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Tuesday, July 28, 2020

More on Hakim Bey

In a recent post, I described Peter Lamborn Wilson (Hakim Bey) as a “former Maryami,” and wondered how he had moved from the Maryamiyya to the Temporary Autonomous Zone. I have since had two suggested explanations.

One, provided by someone who knew Wilson in Tehran, is that although Wilson was definitely “in the circle of Nasr,” he was not actually a Maryami. He considered himself a Muslim, and admired Frithjof Schuon—he thought his Transcendent Unity of Religions was the most important book of the twentieth century—but he did not follow any one ṭarīqa exclusively. As well as being in the circle of Nasr, he spent a lot of time with the Ni'matullāhīs (Javad Nurbakhsh had a large following at that time, including foreigners) and was always interested in other, less mainstream forms of Islam.

Christian Greer has meanwhile drawn my attention to the discussion between Arthur Versluis and Wilson (see earlier post) where Versluis asks Wilson about his relationship with Traditionalism, and Wilson responds that he never stopped being a Traditionalist, and just rejected “the party line,” “the rigid exclusivist neo-Traditionalism of the sort that leads to murky politics and interpersonal, interhuman relations.” “Murky politics” might refer to Nasr’s political relations with the Shah’s regime, and “murky… interhuman relations” might refer to difficulties in Bloomington. As the earlier post discusses, Wilson goes on to propose an alternative “even more traditional Traditionalism.”

Further reading: Zaheer Kazmi, “Automatic Islam: Divine Anarchy and the Machines of God,” Modern Intellectual History 12, 1 (2015): 33–64, which looks at Hakim Bey and two other “Muslim anarchists,” and Wilson’s own Scandal: Essays in Islamic Heresy (New York: Autonomedia, 1987) and his Sacred Drift: Essays on the Margins of Islam (San Francisco: City Lights, 1993).

Tuesday, July 07, 2020

American Jews and Sufism

Quite a lot of Traditionalists have been Jewish, perhaps disproportionately, just as quitea lof of American Sufis have been Jewish, and quite a lot of American Buddhists, too. A new book, Emily Sigalow's American JewBu: Jews, Buddhists, and Religious Change (Princeton University Press, 2019), asks why. her book and its implications for Sufism are discussed in a post on the sister of this blog, at "American Jews, Buddhism, and Sufism."

Monday, July 06, 2020

A new framing of Hakim Bey

A new PhD thesis places the anarchism of the former Maryami Peter Lamborn Wilson (also known as Hakim Bey) in a new context. This is J. Christian Greer, “Angel-Headed Hipsters: Psychedelic Militancy in Nineteen-Eighties North America” (University of Amsterdam, 2020), especially pp. 231-65.

Hakim Bey has already been discussed in two posts on this blog, the longest of which, “Anarchist Traditionalism,” draws largely on Arthur Versluis, “A Conversation with Peter Lamborn Wilson.” The other, “The Origins of Hakim Bey's Anarchism,” draws on a 2013 article by Greer.

Greer’s dissertation starts with the earliest US psychedelic militancy—Timothy Leary in the 1960s—and follows through to the “second wave” psychedelic militancy of the Church of SubGenius, one of the sources (along with the spread of the Xerox machine) of the later “Zine scene” to which Wilson contributed. As Greer argues, Wilson ties the two waves together, since his 1964 Moorish Orthodox Church of America (which was psychedelic) allied with Leary’s League for Spiritual Discovery in 1967. From this perspective, Wilson’s engagement with Traditionalism and the Maryamiyya appears as a sort of detour: the path from the Moorish Orthodox Church of America to the Temporary Autonomous Zone for which Wilson became famous runs relatively straight; it is Tehran and the Imperial Iranian Academy of Philosophy that make less sense. All three phases, however, can certainly be seen as part of a grand “quest to find a spiritual alternative to the alienation of modern civilization” (p. 2), as Greer says.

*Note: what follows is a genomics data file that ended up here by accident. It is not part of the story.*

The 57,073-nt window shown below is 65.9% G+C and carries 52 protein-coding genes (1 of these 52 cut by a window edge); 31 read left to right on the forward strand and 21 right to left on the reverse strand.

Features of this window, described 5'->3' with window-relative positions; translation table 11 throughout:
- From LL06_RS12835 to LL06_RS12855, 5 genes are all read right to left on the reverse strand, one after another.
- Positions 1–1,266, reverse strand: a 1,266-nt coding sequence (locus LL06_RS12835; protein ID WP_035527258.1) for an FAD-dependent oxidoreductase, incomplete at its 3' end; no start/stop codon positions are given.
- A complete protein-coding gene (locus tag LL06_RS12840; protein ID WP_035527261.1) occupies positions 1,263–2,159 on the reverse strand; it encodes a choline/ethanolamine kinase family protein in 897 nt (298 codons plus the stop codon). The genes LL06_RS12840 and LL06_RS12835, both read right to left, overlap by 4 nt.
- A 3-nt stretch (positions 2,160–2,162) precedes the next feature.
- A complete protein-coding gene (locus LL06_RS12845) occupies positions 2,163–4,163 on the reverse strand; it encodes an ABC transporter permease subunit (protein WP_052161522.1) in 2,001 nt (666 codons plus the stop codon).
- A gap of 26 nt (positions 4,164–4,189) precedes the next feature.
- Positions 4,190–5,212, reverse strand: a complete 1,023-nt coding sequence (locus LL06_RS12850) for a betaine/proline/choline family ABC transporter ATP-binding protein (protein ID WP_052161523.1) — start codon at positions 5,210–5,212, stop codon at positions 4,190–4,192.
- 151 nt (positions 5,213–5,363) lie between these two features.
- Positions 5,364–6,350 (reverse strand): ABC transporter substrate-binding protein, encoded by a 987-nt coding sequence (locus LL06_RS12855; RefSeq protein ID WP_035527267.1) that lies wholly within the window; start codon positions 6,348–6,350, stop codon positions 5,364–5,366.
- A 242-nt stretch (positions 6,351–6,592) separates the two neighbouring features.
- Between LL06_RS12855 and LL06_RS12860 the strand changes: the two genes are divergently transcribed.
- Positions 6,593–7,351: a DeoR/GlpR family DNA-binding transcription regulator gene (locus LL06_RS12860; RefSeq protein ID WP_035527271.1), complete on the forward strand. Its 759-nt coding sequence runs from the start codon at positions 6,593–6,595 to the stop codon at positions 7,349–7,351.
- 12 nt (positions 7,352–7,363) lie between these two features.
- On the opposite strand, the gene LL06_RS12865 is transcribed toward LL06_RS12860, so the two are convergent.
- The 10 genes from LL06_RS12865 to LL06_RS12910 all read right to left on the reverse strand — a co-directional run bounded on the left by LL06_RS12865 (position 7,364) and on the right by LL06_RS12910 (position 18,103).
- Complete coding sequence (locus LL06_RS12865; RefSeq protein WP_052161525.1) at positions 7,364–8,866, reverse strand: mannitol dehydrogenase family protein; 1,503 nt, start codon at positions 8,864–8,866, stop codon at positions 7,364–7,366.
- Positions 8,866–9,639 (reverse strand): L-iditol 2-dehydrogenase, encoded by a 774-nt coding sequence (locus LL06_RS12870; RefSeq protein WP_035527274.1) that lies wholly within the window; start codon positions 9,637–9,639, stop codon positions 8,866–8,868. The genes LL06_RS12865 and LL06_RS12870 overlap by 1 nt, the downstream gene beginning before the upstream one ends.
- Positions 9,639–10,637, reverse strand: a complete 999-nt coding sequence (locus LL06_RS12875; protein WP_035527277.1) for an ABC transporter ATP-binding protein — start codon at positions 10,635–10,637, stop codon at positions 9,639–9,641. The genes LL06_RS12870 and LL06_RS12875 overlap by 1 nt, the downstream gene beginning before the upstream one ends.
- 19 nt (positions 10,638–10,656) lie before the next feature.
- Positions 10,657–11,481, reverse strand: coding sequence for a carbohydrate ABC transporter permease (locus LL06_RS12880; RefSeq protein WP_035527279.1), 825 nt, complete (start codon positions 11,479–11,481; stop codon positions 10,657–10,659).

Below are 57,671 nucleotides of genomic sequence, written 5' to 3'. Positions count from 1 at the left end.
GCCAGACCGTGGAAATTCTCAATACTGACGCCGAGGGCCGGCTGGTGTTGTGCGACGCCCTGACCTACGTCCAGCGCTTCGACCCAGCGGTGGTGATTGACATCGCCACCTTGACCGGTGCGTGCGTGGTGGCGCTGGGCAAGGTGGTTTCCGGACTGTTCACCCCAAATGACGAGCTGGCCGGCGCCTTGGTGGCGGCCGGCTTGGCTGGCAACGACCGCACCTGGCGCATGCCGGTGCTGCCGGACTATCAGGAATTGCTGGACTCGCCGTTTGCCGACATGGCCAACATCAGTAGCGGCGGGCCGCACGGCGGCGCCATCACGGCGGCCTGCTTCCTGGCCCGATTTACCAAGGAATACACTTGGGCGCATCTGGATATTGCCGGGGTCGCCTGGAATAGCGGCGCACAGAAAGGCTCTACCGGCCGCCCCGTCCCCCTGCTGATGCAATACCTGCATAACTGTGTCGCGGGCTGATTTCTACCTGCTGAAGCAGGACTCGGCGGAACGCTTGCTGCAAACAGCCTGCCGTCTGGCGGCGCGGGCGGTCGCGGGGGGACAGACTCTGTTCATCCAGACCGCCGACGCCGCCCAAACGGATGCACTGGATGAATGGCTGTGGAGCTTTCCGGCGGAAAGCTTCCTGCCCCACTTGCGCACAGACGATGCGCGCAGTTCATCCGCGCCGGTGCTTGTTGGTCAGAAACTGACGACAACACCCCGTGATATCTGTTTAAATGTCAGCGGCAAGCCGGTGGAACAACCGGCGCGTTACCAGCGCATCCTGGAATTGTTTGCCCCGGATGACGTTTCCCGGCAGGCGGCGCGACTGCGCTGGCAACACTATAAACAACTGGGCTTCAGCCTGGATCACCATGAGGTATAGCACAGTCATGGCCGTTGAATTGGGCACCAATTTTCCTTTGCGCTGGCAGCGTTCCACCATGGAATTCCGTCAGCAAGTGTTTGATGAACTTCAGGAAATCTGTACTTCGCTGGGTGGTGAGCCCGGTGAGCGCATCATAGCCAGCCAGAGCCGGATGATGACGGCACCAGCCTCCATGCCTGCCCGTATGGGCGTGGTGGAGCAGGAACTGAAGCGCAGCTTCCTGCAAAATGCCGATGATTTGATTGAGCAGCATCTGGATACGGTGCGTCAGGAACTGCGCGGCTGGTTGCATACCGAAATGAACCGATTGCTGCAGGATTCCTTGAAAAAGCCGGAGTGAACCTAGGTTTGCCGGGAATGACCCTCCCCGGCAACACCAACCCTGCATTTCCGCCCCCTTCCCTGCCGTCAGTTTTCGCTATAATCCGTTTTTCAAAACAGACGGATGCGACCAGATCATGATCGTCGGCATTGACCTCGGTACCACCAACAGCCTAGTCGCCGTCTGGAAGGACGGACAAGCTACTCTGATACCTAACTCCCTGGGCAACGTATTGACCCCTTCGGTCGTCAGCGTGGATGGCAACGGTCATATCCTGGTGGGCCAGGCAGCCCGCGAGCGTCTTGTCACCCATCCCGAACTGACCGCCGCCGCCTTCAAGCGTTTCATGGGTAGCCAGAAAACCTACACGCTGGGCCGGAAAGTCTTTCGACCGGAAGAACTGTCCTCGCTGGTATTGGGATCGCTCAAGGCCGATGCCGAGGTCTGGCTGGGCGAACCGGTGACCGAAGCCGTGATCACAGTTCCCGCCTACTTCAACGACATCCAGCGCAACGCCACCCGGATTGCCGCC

And yet, the mystery remains. The Maryamiyya replaces the Moorish Orthodox Church of America for Wilson, as Sufi Islam replaced the Universal Gnostic Church for René Guénon, in a transition from "pseudo-initiation" to "initiation"—putting it in Traditionalist terms. The Wilson of the Moorish Orthodox Church of America grew interested in what he called “Sufism of various unorthodox varieties”—which is one view of Sufism, once fairly prevalent, though one images that Seyyed Hossein Nasr would have disabused Wilson of it fairly quickly one Wilson reached Tehran. This makes sense. But how did the Temporary Autonomous Zone then replace initiation? Somewhere, something got lost.

The thesis is also interesting for a new take on the vexed topic of Wilson’s commitment to “man-boy love,” which Greer argues should be seen as a reaction to the normalization of gay sexuality by the mainstream Gay Rights movement, which in the process abandoned the earlier aim of total sexual liberation. Greer also points out that the two crucial special issues of Semiotext(e) that Wilson edited, on Loving Boys and Polysexuality, attracted contributions from Michel Foucault, William Burroughs, and Jacques Lacan—that is, some sort of liberation mainstream.